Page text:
Saturday, November 19, 2005
Supa Sister on Books: Memoirs of a Geisha
Synopsis: A literary sensation and runaway bestseller, this brilliant debut novel presents with seamless authenticity and exquisite lyricism the true confessions of one of Japanese most celebrated geisha.
Okay, so Supa Sister is a lil' late. I'd heard a lot of good hype about this book, yet it sat on my shelf for over a year because Supa Sister is extremely skeptical about historically-based literature written by white folks about a culture outside of their own. Plus, I'd seen a preview for the upcoming movie somewhere, and I thought I'd better go on and read it just in case the movie turned out crappy.
And, whaddaya know? Supa Sister was pleasantly surprised. Memoirs of a Geisha is a beautifully written novel, filled with delicate, haunting, and ethereal prose. The author, Aurthur Golden, definitely did his homework - he explains in the beginning of the novel how he became enthralled with Japanese culture at the age of 14, earned a degree in Art history from Harvard, and an M.A. in Japanese history from Columbia. He also became the close friend of a famous geisha by the name of Nitta Sayuri, and developed his manuscript from conversations he had with her over the course of 18 months.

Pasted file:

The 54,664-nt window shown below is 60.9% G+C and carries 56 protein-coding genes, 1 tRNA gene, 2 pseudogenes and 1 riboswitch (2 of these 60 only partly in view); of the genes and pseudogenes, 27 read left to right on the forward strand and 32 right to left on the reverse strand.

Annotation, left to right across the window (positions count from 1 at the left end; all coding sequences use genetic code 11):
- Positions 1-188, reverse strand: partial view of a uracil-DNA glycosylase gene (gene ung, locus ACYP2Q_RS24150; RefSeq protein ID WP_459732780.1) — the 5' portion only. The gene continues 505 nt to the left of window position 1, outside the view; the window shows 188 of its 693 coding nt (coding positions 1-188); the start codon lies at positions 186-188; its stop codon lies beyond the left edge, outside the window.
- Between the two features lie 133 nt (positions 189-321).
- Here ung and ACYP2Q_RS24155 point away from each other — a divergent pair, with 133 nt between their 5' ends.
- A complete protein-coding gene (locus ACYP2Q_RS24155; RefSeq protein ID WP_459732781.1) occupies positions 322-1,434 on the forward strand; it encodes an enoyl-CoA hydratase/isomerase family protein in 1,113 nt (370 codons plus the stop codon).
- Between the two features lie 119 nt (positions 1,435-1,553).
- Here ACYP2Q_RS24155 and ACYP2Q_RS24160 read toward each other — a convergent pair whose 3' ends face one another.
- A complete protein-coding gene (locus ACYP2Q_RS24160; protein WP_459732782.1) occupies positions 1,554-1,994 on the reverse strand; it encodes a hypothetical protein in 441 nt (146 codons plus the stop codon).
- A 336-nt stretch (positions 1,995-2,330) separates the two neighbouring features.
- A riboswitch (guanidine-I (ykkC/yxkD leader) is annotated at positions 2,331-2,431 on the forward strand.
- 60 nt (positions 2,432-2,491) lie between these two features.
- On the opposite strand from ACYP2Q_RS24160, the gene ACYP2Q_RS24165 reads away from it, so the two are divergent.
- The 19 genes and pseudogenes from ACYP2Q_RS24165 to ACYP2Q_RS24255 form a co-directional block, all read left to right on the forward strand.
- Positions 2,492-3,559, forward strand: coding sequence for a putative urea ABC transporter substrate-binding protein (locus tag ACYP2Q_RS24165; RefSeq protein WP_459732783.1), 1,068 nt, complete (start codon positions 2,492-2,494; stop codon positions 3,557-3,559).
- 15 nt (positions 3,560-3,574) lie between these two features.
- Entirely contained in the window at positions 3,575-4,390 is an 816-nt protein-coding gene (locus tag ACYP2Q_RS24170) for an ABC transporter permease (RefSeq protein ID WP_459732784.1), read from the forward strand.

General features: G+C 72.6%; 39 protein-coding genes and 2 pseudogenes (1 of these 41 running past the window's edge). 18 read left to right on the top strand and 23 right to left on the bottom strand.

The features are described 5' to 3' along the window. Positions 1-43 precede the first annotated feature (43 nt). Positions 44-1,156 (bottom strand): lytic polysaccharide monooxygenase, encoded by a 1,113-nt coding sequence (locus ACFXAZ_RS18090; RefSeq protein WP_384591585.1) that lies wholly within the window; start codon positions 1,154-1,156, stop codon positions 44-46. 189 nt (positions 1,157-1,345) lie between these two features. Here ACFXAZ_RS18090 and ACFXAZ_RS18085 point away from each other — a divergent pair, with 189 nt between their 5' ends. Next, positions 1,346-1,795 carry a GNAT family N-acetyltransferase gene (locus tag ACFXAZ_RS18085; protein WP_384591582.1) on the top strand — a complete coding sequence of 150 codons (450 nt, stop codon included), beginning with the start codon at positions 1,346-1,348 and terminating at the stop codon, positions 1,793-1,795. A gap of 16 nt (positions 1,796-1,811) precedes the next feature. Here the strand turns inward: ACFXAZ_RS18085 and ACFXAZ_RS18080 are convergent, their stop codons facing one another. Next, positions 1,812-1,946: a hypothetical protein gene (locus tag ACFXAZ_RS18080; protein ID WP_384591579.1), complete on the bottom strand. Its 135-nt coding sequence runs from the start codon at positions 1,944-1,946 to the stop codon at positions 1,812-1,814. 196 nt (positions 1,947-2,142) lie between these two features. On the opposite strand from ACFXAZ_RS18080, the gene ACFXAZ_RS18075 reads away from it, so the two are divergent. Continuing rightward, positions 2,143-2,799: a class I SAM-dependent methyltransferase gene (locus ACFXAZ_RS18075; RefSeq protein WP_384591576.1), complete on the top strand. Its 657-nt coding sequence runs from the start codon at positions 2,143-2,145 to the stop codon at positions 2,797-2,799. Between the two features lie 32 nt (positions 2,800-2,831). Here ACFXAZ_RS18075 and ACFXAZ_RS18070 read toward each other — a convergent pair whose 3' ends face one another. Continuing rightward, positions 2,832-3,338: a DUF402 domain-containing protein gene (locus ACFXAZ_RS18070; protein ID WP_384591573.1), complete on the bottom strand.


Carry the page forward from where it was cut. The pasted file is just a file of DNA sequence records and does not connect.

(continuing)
Sayuri's story is both tragic and redeeming, and gives the reader an understanding of the geisha world, and the choices women were forced to make in early 1900's Japan. From the very first chapter, I knew I would have that beautiful sadness one feels when reaching the end of a truly moving piece of literature. At times, it felt similar to Anita Diamant's 'The Red Tent', which is also a fictionalized story about a phenomenal woman's pain, sadness, joys, and triumphs. In 'Memoirs'...toward the end of the novel, Sayuri says "I lived in a contented state a long while before I was finally able to look back and admit how desolate my life had once been...I'm sure I could never have told my story otherwise; I don't think any of us can speak frankly about pain until we are no longer enduring it."
Every woman has a story, and hers is definitely worth exploring.
Supa Sister, out.